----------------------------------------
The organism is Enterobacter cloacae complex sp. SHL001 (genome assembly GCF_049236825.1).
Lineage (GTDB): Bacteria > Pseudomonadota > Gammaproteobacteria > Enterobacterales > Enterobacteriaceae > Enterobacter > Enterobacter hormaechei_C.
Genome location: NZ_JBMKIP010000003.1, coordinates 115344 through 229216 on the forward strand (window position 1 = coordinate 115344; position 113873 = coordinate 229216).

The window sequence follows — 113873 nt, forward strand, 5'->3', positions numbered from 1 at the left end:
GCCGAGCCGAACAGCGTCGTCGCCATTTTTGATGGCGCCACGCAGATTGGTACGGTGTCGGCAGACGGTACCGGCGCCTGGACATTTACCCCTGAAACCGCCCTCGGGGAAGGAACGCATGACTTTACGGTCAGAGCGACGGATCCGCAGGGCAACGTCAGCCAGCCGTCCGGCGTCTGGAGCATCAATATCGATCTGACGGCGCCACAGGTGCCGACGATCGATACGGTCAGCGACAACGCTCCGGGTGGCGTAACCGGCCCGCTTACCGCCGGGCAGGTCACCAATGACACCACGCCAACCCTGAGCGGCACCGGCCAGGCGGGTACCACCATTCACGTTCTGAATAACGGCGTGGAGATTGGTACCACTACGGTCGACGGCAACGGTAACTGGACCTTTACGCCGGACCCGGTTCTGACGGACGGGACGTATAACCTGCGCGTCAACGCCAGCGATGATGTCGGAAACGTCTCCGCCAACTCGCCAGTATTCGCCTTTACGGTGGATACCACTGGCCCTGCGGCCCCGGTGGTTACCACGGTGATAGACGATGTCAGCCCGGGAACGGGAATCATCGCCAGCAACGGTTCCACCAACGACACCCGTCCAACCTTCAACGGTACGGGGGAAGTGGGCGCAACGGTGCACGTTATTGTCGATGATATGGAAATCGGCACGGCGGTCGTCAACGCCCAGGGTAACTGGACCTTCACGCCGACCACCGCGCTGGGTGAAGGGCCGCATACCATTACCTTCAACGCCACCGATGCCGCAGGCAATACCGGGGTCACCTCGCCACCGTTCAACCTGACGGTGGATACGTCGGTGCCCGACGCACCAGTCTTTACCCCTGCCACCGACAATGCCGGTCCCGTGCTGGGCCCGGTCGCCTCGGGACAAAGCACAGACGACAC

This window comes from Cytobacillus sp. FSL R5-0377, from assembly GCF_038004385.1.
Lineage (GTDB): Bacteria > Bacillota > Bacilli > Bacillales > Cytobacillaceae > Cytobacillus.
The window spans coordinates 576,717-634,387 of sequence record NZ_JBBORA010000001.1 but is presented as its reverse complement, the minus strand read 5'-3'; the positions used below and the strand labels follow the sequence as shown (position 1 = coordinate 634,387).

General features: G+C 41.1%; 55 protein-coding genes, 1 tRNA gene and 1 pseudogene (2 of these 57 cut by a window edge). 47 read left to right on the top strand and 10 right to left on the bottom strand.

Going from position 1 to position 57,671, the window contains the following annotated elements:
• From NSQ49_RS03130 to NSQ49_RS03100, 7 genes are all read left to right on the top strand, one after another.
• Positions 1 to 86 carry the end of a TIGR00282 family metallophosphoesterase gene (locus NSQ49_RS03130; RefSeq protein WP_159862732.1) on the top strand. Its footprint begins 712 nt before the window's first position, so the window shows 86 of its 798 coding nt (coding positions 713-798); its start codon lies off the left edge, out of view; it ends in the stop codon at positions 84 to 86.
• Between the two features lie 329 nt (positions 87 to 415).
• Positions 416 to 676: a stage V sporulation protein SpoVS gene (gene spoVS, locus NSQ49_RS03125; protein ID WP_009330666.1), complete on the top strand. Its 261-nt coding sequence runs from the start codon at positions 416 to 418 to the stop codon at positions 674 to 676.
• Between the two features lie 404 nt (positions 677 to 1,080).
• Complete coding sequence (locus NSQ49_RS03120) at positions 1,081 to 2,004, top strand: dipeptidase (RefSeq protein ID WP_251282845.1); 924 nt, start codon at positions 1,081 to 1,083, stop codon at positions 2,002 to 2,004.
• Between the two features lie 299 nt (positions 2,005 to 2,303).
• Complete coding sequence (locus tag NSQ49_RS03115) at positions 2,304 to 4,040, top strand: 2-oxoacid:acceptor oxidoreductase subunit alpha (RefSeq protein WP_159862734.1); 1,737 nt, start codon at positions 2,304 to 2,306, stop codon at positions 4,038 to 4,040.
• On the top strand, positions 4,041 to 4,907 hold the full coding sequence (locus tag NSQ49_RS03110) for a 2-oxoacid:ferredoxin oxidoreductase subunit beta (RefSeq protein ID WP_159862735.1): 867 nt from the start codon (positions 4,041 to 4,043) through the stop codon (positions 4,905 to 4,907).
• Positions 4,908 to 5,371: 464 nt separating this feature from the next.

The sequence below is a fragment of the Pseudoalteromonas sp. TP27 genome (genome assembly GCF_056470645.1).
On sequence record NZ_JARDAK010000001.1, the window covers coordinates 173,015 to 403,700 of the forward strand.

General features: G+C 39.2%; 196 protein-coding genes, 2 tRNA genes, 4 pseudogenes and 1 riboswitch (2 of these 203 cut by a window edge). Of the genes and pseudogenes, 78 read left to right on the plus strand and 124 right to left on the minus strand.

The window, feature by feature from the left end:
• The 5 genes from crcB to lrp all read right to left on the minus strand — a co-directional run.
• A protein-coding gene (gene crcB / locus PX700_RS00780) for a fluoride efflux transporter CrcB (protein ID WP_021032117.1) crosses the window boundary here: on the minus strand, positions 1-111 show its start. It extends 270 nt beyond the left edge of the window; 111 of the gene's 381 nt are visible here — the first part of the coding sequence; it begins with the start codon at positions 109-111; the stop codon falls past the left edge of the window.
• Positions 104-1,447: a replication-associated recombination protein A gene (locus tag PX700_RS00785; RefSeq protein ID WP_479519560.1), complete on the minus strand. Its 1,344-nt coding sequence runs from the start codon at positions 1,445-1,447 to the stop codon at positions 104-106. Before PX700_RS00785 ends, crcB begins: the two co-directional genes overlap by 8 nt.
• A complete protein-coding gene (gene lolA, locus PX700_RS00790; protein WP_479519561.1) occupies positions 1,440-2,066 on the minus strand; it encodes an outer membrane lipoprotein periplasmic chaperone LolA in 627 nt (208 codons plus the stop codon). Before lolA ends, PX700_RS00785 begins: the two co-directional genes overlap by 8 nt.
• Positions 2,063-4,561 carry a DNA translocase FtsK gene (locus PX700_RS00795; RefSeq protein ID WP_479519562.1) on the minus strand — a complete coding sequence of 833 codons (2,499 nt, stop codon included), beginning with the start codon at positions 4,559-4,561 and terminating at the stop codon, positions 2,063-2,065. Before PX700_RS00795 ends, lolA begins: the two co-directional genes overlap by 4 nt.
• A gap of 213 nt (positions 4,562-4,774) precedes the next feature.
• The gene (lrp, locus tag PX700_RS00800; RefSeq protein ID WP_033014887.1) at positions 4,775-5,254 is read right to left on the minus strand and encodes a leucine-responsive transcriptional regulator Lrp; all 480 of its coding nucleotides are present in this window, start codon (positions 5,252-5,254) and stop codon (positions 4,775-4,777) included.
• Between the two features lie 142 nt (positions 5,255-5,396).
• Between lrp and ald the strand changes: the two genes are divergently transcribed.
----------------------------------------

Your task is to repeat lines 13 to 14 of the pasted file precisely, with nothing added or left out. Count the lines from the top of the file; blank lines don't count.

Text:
• Between the two features lie 329 nt (positions 87 to 415).
• Positions 416 to 676: a stage V sporulation protein SpoVS gene (gene spoVS, locus NSQ49_RS03125; protein ID WP_009330666.1), complete on the top strand. Its 261-nt coding sequence runs from the start codon at positions 416 to 418 to the stop codon at positions 674 to 676.